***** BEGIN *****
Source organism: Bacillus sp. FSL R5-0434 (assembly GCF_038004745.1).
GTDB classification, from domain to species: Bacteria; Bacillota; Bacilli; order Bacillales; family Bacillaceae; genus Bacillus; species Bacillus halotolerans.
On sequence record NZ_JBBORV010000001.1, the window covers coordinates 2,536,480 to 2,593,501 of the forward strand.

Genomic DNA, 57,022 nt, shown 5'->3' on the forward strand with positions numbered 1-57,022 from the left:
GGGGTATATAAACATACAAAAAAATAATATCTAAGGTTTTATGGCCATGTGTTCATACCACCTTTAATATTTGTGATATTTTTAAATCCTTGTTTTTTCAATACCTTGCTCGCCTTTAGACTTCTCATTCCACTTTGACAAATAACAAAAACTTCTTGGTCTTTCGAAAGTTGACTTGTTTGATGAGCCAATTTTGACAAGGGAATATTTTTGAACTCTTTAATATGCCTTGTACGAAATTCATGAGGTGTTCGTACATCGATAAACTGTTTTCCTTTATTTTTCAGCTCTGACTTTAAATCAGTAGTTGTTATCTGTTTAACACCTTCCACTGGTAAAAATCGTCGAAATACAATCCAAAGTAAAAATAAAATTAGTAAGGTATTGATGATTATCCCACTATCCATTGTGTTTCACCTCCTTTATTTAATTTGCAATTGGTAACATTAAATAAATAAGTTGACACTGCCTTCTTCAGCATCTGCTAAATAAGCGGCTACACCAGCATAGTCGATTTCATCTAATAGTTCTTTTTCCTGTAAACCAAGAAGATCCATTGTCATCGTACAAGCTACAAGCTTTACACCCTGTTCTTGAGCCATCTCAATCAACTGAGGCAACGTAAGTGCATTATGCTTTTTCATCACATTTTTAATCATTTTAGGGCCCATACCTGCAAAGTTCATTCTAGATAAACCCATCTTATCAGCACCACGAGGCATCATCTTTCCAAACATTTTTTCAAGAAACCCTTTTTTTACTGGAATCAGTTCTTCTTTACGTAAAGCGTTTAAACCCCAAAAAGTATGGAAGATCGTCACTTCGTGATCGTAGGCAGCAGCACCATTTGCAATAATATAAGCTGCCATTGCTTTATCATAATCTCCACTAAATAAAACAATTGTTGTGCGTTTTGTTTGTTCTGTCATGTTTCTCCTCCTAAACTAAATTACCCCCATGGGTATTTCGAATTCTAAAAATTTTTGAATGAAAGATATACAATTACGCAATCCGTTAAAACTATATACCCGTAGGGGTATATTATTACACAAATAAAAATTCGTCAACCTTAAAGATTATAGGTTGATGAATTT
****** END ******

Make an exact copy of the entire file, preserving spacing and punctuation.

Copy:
Source organism: Bacillus sp. FSL R5-0434 (assembly GCF_038004745.1).
GTDB classification, from domain to species: Bacteria; Bacillota; Bacilli; order Bacillales; family Bacillaceae; genus Bacillus; species Bacillus halotolerans.
On sequence record NZ_JBBORV010000001.1, the window covers coordinates 2,536,480 to 2,593,501 of the forward strand.

Genomic DNA, 57,022 nt, shown 5'->3' on the forward strand with positions numbered 1-57,022 from the left:
GGGGTATATAAACATACAAAAAAATAATATCTAAGGTTTTATGGCCATGTGTTCATACCACCTTTAATATTTGTGATATTTTTAAATCCTTGTTTTTTCAATACCTTGCTCGCCTTTAGACTTCTCATTCCACTTTGACAAATAACAAAAACTTCTTGGTCTTTCGAAAGTTGACTTGTTTGATGAGCCAATTTTGACAAGGGAATATTTTTGAACTCTTTAATATGCCTTGTACGAAATTCATGAGGTGTTCGTACATCGATAAACTGTTTTCCTTTATTTTTCAGCTCTGACTTTAAATCAGTAGTTGTTATCTGTTTAACACCTTCCACTGGTAAAAATCGTCGAAATACAATCCAAAGTAAAAATAAAATTAGTAAGGTATTGATGATTATCCCACTATCCATTGTGTTTCACCTCCTTTATTTAATTTGCAATTGGTAACATTAAATAAATAAGTTGACACTGCCTTCTTCAGCATCTGCTAAATAAGCGGCTACACCAGCATAGTCGATTTCATCTAATAGTTCTTTTTCCTGTAAACCAAGAAGATCCATTGTCATCGTACAAGCTACAAGCTTTACACCCTGTTCTTGAGCCATCTCAATCAACTGAGGCAACGTAAGTGCATTATGCTTTTTCATCACATTTTTAATCATTTTAGGGCCCATACCTGCAAAGTTCATTCTAGATAAACCCATCTTATCAGCACCACGAGGCATCATCTTTCCAAACATTTTTTCAAGAAACCCTTTTTTTACTGGAATCAGTTCTTCTTTACGTAAAGCGTTTAAACCCCAAAAAGTATGGAAGATCGTCACTTCGTGATCGTAGGCAGCAGCACCATTTGCAATAATATAAGCTGCCATTGCTTTATCATAATCTCCACTAAATAAAACAATTGTTGTGCGTTTTGTTTGTTCTGTCATGTTTCTCCTCCTAAACTAAATTACCCCCATGGGTATTTCGAATTCTAAAAATTTTTGAATGAAAGATATACAATTACGCAATCCGTTAAAACTATATACCCGTAGGGGTATATTATTACACAAATAAAAATTCGTCAACCTTAAAGATTATAGGTTGATGAATTT